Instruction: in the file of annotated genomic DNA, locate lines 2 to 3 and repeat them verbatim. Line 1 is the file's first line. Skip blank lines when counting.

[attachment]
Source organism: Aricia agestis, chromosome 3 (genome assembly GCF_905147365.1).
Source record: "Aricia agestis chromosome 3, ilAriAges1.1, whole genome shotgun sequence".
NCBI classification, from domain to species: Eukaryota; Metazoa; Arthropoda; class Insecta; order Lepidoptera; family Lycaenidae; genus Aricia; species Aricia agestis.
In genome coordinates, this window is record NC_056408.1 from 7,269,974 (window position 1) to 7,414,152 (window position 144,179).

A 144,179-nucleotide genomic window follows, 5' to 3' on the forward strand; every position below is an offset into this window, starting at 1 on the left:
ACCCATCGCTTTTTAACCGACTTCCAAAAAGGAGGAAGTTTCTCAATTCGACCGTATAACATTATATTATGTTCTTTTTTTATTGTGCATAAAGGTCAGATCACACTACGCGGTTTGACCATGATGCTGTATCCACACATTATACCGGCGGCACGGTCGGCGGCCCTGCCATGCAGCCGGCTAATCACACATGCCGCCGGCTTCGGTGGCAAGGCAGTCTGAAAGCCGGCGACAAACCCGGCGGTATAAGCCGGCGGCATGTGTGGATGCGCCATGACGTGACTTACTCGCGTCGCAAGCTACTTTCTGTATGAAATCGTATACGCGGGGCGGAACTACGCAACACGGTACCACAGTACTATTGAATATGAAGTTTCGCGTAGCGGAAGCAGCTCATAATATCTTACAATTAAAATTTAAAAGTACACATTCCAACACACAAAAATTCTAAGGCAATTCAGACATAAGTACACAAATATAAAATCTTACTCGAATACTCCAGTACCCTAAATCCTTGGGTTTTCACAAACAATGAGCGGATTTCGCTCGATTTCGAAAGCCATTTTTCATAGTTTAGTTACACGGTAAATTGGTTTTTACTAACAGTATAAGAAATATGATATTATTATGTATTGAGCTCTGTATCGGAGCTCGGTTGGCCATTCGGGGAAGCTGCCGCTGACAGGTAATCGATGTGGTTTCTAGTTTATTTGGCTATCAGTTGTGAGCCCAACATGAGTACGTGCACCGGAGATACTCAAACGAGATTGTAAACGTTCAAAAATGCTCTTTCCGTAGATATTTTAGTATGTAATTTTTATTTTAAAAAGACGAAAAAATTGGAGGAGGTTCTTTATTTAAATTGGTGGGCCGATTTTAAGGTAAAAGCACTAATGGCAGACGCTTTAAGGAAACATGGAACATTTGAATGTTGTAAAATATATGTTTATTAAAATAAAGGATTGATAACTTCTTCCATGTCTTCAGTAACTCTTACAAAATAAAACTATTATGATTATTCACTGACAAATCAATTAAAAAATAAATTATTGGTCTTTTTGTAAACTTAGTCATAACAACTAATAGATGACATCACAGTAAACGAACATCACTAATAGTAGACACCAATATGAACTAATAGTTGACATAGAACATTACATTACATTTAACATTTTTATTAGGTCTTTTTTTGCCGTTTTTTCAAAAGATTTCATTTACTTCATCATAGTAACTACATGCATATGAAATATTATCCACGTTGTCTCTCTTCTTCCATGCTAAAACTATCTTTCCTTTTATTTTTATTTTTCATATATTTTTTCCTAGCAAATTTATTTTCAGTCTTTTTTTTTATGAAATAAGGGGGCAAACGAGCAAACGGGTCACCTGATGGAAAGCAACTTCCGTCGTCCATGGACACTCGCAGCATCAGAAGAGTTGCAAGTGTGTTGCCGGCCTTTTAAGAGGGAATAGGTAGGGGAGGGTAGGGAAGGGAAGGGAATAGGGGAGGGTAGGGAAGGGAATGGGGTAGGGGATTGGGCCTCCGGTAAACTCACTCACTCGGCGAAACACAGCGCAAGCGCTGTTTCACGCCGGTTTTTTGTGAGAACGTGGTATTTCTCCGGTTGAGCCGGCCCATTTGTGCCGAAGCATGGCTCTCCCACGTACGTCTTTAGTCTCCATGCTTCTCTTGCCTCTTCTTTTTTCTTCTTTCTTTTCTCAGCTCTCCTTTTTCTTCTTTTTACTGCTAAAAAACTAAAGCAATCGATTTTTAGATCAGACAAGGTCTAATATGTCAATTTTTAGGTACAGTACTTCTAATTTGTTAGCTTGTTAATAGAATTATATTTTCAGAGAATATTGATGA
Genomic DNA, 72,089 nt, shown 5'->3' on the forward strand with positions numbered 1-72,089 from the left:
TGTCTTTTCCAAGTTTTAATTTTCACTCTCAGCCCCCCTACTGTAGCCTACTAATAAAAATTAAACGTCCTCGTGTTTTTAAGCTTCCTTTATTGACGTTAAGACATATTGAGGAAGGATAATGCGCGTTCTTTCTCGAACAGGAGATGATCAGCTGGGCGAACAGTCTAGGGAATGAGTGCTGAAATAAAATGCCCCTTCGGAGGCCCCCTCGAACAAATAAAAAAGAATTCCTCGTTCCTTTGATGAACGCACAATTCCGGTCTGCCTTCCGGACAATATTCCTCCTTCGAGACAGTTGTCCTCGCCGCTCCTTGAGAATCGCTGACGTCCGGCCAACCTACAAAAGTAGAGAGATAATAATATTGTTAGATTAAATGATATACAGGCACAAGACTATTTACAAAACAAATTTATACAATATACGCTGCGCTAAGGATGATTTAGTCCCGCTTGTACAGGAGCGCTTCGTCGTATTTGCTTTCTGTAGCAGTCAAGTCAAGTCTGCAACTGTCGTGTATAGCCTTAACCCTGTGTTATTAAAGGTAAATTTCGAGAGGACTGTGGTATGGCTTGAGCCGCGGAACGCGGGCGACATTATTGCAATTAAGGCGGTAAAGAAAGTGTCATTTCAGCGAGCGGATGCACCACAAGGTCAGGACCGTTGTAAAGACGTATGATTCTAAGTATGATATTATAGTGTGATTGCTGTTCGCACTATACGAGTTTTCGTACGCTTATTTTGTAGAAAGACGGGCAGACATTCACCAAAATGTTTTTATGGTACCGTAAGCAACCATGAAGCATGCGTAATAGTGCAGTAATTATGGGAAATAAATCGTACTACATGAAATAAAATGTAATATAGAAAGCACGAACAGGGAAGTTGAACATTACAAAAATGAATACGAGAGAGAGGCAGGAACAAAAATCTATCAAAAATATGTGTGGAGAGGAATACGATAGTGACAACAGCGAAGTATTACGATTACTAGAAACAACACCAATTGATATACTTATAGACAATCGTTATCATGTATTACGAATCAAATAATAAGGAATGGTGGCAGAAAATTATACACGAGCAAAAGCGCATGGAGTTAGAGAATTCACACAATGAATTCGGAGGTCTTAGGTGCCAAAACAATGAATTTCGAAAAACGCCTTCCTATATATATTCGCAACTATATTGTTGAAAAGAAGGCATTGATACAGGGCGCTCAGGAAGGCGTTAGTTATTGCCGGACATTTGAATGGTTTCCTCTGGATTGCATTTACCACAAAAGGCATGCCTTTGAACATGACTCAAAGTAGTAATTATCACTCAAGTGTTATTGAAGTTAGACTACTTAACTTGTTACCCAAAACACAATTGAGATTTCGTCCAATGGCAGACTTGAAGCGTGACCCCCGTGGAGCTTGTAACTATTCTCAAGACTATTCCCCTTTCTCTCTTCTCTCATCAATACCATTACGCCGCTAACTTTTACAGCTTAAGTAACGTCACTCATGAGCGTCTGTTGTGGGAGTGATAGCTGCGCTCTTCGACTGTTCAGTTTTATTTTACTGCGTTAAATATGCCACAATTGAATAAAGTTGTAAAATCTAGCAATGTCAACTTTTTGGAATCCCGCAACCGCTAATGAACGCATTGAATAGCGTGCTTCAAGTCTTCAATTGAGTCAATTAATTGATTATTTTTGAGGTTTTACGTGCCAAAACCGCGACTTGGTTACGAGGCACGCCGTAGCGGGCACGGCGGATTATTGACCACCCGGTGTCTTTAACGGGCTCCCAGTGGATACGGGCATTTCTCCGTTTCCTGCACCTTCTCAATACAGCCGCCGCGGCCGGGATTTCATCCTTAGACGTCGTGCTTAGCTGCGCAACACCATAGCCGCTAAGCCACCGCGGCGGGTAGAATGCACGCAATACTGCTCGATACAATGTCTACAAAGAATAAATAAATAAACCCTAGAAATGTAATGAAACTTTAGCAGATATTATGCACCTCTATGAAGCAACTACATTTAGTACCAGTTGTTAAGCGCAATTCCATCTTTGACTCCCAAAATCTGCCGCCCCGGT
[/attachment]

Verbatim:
Source record: "Aricia agestis chromosome 3, ilAriAges1.1, whole genome shotgun sequence".
NCBI classification, from domain to species: Eukaryota; Metazoa; Arthropoda; class Insecta; order Lepidoptera; family Lycaenidae; genus Aricia; species Aricia agestis.